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Commercial protocols in aerospace applications present designers with challenges of balancing the standard against special needs of the application. In the physical layer, the cables used for Gigabit and 10 Gigabit Ethernet, USB, IEEE 1394 and others are a prime example of this balancing act. The standards for these protocols detail electrical and structural requirements for the cables. One goal of standards is to characterize cables with enough specificity that they can be confidently plugged into the application.
While the idea of composites and their use in the aerospace and defense industry is well established, new capabilities and new material formulations make the use of composite electronic enclosures deserving of another look. Replacing metal enclosures with composites gives you all the mechanical and electrical benefits of metal, but with the added bonuses of lower weight, corrosion resistance, and lower costs.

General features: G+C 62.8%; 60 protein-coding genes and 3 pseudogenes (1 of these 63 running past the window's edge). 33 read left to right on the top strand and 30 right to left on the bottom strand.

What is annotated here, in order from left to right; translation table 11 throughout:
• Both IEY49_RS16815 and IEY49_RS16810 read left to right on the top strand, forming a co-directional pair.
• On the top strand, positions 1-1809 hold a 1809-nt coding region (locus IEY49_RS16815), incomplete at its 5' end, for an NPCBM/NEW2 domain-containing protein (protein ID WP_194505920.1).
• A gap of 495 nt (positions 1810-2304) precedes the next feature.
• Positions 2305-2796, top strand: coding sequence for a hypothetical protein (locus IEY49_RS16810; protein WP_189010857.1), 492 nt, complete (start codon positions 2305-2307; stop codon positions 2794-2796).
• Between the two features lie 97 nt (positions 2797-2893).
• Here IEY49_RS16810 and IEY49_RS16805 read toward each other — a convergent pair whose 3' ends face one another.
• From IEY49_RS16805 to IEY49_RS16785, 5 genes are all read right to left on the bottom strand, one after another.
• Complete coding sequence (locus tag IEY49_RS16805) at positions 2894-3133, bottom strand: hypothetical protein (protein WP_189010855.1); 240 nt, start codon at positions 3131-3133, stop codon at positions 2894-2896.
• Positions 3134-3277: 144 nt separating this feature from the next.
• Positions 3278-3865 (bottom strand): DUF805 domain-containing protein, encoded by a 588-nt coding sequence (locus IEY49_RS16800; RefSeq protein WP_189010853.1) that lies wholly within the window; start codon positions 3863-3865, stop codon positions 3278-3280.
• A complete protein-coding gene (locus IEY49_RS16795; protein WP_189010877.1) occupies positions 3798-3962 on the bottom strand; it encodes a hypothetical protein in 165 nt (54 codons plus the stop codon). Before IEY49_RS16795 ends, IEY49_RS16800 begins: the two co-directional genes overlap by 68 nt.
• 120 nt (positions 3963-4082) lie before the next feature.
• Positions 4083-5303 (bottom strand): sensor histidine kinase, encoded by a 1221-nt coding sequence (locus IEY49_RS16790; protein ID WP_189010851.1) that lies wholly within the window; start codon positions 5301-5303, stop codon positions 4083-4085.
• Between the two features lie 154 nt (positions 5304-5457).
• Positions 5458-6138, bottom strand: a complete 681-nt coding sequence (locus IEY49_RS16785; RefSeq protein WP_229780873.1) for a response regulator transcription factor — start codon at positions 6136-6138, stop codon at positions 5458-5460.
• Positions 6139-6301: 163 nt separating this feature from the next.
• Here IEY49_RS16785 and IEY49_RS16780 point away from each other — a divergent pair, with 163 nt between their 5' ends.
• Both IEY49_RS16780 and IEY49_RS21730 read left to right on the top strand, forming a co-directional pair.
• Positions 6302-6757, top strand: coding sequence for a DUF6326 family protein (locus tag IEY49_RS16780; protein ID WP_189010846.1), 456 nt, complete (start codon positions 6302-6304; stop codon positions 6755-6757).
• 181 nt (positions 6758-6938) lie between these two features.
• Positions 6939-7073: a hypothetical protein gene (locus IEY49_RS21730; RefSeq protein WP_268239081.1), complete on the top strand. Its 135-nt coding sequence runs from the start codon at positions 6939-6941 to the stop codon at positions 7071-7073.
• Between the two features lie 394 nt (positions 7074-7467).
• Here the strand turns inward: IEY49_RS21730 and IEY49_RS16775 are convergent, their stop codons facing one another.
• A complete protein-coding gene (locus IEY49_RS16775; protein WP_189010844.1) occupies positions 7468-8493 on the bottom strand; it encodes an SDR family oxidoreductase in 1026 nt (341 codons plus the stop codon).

While composites have been embraced for structural applications, their proliferation into electrical and avionics systems has been slower. Here we discuss how advances in high-volume composite manufacturing for enclosures and EMI shields are enabling companies such as TE to offer significant electrical system advantages.
As commercial aircraft offer more services to passengers—from video on demand to Internet access—the interconnection backbone delivering services to each seat must accommodate the higher bandwidth requirements. At the same time, aircraft manufacturers are looking at plug and play solutions that install easily, are robust and reliable, and require little or no maintenance. Given the life span of commercial aircraft, a physical layer that can accommodate future upgrades to electronics is equally desirable